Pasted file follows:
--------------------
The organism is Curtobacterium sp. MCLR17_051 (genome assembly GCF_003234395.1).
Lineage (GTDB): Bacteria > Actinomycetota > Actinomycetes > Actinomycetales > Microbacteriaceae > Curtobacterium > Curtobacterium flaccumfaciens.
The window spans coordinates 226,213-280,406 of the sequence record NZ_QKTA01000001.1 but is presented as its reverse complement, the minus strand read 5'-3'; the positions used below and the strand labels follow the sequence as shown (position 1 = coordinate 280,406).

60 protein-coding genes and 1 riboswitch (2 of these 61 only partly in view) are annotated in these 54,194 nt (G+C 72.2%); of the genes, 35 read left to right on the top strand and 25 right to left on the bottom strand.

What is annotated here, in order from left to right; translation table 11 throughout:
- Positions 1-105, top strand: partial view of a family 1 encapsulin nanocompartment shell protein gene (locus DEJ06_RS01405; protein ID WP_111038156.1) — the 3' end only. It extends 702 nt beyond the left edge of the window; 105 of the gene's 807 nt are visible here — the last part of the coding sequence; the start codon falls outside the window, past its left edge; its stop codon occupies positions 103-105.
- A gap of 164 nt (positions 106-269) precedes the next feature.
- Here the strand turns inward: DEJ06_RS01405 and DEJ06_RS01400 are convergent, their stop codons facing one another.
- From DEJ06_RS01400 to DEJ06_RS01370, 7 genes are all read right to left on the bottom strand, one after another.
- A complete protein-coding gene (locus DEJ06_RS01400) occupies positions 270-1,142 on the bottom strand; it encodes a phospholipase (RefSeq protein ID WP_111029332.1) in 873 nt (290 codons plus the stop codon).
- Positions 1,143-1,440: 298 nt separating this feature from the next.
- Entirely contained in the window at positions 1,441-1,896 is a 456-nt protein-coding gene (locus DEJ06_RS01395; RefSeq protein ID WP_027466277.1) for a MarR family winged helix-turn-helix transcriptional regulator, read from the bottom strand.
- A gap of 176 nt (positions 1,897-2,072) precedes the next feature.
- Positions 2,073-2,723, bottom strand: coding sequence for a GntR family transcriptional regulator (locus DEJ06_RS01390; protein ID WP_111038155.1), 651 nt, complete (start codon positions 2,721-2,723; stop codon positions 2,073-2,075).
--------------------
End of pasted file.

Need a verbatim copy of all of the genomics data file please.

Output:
The organism is Curtobacterium sp. MCLR17_051 (genome assembly GCF_003234395.1).
Lineage (GTDB): Bacteria > Actinomycetota > Actinomycetes > Actinomycetales > Microbacteriaceae > Curtobacterium > Curtobacterium flaccumfaciens.
The window spans coordinates 226,213-280,406 of the sequence record NZ_QKTA01000001.1 but is presented as its reverse complement, the minus strand read 5'-3'; the positions used below and the strand labels follow the sequence as shown (position 1 = coordinate 280,406).

60 protein-coding genes and 1 riboswitch (2 of these 61 only partly in view) are annotated in these 54,194 nt (G+C 72.2%); of the genes, 35 read left to right on the top strand and 25 right to left on the bottom strand.

What is annotated here, in order from left to right; translation table 11 throughout:
- Positions 1-105, top strand: partial view of a family 1 encapsulin nanocompartment shell protein gene (locus DEJ06_RS01405; protein ID WP_111038156.1) — the 3' end only. It extends 702 nt beyond the left edge of the window; 105 of the gene's 807 nt are visible here — the last part of the coding sequence; the start codon falls outside the window, past its left edge; its stop codon occupies positions 103-105.
- A gap of 164 nt (positions 106-269) precedes the next feature.
- Here the strand turns inward: DEJ06_RS01405 and DEJ06_RS01400 are convergent, their stop codons facing one another.
- From DEJ06_RS01400 to DEJ06_RS01370, 7 genes are all read right to left on the bottom strand, one after another.
- A complete protein-coding gene (locus DEJ06_RS01400) occupies positions 270-1,142 on the bottom strand; it encodes a phospholipase (RefSeq protein ID WP_111029332.1) in 873 nt (290 codons plus the stop codon).
- Positions 1,143-1,440: 298 nt separating this feature from the next.
- Entirely contained in the window at positions 1,441-1,896 is a 456-nt protein-coding gene (locus DEJ06_RS01395; RefSeq protein ID WP_027466277.1) for a MarR family winged helix-turn-helix transcriptional regulator, read from the bottom strand.
- A gap of 176 nt (positions 1,897-2,072) precedes the next feature.
- Positions 2,073-2,723, bottom strand: coding sequence for a GntR family transcriptional regulator (locus DEJ06_RS01390; protein ID WP_111038155.1), 651 nt, complete (start codon positions 2,721-2,723; stop codon positions 2,073-2,075).